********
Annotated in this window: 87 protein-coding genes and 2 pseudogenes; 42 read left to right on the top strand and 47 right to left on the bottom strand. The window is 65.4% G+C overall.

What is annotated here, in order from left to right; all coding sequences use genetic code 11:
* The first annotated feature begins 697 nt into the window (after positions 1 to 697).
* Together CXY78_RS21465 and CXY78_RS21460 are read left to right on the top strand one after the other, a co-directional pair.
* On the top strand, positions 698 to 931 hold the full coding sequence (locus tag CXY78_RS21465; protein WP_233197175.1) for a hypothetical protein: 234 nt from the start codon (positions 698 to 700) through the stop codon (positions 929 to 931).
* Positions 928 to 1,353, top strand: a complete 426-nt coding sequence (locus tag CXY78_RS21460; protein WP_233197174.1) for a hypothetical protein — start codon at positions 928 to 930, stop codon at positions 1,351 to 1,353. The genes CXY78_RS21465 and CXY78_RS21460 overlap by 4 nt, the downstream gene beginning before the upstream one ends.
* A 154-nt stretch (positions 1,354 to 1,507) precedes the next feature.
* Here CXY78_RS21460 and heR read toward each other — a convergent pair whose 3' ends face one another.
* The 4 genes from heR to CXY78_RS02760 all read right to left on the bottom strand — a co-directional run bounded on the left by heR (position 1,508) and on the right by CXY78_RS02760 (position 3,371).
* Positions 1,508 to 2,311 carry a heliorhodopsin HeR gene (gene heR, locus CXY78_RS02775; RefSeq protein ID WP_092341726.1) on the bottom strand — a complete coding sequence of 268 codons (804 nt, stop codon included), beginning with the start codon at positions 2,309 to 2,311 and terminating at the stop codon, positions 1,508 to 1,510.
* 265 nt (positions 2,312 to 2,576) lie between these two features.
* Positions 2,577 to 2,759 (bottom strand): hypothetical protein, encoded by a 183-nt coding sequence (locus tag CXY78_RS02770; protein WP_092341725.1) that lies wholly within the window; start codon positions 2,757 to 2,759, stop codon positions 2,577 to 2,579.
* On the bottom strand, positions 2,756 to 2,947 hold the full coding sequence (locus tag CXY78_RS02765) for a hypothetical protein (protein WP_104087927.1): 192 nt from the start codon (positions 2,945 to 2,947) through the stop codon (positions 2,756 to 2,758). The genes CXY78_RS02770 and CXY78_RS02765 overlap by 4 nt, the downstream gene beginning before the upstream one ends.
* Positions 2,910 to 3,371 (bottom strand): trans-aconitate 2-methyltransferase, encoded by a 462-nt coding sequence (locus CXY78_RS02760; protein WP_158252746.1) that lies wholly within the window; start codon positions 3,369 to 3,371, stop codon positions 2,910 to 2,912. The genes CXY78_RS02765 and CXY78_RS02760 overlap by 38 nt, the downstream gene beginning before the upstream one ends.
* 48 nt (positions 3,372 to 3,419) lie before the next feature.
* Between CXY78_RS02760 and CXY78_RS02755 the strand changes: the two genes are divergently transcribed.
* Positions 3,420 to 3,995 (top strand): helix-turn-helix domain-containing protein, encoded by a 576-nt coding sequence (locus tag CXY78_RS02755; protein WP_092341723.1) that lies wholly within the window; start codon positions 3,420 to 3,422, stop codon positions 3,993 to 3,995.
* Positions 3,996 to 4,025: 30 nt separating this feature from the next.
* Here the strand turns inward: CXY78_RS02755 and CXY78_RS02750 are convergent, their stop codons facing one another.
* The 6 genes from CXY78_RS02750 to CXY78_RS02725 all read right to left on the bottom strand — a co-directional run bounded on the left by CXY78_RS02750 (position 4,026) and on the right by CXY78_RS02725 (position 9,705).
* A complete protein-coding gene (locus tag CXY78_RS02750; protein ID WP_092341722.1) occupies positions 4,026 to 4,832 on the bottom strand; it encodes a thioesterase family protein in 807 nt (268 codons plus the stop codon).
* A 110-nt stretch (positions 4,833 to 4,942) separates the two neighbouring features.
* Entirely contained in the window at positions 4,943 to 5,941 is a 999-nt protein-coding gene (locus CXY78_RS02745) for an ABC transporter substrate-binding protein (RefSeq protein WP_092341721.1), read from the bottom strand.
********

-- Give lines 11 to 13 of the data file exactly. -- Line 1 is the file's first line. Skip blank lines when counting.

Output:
* 265 nt (positions 2,312 to 2,576) lie between these two features.
* Positions 2,577 to 2,759 (bottom strand): hypothetical protein, encoded by a 183-nt coding sequence (locus tag CXY78_RS02770; protein WP_092341725.1) that lies wholly within the window; start codon positions 2,757 to 2,759, stop codon positions 2,577 to 2,579.
* On the bottom strand, positions 2,756 to 2,947 hold the full coding sequence (locus tag CXY78_RS02765) for a hypothetical protein (protein WP_104087927.1): 192 nt from the start codon (positions 2,945 to 2,947) through the stop codon (positions 2,756 to 2,758). The genes CXY78_RS02770 and CXY78_RS02765 overlap by 4 nt, the downstream gene beginning before the upstream one ends.